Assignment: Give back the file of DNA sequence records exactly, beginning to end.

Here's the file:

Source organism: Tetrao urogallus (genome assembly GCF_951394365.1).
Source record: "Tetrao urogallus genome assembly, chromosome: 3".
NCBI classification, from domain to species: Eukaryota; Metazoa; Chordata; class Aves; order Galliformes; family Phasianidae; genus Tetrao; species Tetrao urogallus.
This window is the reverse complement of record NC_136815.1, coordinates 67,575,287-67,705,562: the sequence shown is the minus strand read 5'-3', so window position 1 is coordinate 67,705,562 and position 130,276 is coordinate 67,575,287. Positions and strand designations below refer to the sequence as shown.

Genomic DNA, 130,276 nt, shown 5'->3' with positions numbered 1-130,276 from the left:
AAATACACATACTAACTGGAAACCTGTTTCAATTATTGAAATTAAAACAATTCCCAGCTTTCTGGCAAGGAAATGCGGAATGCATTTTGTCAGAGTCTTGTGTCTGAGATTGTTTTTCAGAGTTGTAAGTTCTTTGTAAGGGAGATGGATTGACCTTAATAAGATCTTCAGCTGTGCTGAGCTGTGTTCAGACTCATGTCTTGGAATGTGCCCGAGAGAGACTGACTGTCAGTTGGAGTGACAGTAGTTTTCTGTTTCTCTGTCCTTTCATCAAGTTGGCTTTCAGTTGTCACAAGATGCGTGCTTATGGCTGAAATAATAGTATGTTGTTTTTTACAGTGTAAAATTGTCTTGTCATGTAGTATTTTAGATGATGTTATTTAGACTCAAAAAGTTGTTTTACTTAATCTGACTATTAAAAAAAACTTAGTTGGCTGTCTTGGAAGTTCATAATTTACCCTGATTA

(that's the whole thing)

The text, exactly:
Source organism: Tetrao urogallus (genome assembly GCF_951394365.1).
Source record: "Tetrao urogallus genome assembly, chromosome: 3".
NCBI classification, from domain to species: Eukaryota; Metazoa; Chordata; class Aves; order Galliformes; family Phasianidae; genus Tetrao; species Tetrao urogallus.
This window is the reverse complement of record NC_136815.1, coordinates 67,575,287-67,705,562: the sequence shown is the minus strand read 5'-3', so window position 1 is coordinate 67,705,562 and position 130,276 is coordinate 67,575,287. Positions and strand designations below refer to the sequence as shown.

Genomic DNA, 130,276 nt, shown 5'->3' with positions numbered 1-130,276 from the left:
AAATACACATACTAACTGGAAACCTGTTTCAATTATTGAAATTAAAACAATTCCCAGCTTTCTGGCAAGGAAATGCGGAATGCATTTTGTCAGAGTCTTGTGTCTGAGATTGTTTTTCAGAGTTGTAAGTTCTTTGTAAGGGAGATGGATTGACCTTAATAAGATCTTCAGCTGTGCTGAGCTGTGTTCAGACTCATGTCTTGGAATGTGCCCGAGAGAGACTGACTGTCAGTTGGAGTGACAGTAGTTTTCTGTTTCTCTGTCCTTTCATCAAGTTGGCTTTCAGTTGTCACAAGATGCGTGCTTATGGCTGAAATAATAGTATGTTGTTTTTTACAGTGTAAAATTGTCTTGTCATGTAGTATTTTAGATGATGTTATTTAGACTCAAAAAGTTGTTTTACTTAATCTGACTATTAAAAAAAACTTAGTTGGCTGTCTTGGAAGTTCATAATTTACCCTGATTA